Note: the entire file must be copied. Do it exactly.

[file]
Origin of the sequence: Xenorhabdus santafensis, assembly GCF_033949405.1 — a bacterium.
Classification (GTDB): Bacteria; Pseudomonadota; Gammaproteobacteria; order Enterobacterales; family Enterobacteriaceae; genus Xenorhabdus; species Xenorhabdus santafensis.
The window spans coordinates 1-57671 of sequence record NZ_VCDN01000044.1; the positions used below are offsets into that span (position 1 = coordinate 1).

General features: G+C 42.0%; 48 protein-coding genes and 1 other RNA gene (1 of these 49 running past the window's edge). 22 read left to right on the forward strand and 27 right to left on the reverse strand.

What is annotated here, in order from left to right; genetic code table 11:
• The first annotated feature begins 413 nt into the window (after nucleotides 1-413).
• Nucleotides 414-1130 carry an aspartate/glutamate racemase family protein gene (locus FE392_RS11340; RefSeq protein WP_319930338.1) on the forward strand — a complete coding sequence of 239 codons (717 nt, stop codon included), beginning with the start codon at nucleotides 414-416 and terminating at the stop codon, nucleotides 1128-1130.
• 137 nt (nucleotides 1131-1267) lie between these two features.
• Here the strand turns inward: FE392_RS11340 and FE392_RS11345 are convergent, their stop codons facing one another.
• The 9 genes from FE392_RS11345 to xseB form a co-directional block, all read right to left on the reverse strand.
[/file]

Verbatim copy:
Origin of the sequence: Xenorhabdus santafensis, assembly GCF_033949405.1 — a bacterium.
Classification (GTDB): Bacteria; Pseudomonadota; Gammaproteobacteria; order Enterobacterales; family Enterobacteriaceae; genus Xenorhabdus; species Xenorhabdus santafensis.
The window spans coordinates 1-57671 of sequence record NZ_VCDN01000044.1; the positions used below are offsets into that span (position 1 = coordinate 1).

General features: G+C 42.0%; 48 protein-coding genes and 1 other RNA gene (1 of these 49 running past the window's edge). 22 read left to right on the forward strand and 27 right to left on the reverse strand.

What is annotated here, in order from left to right; genetic code table 11:
• The first annotated feature begins 413 nt into the window (after nucleotides 1-413).
• Nucleotides 414-1130 carry an aspartate/glutamate racemase family protein gene (locus FE392_RS11340; RefSeq protein WP_319930338.1) on the forward strand — a complete coding sequence of 239 codons (717 nt, stop codon included), beginning with the start codon at nucleotides 414-416 and terminating at the stop codon, nucleotides 1128-1130.
• 137 nt (nucleotides 1131-1267) lie between these two features.
• Here the strand turns inward: FE392_RS11340 and FE392_RS11345 are convergent, their stop codons facing one another.
• The 9 genes from FE392_RS11345 to xseB form a co-directional block, all read right to left on the reverse strand.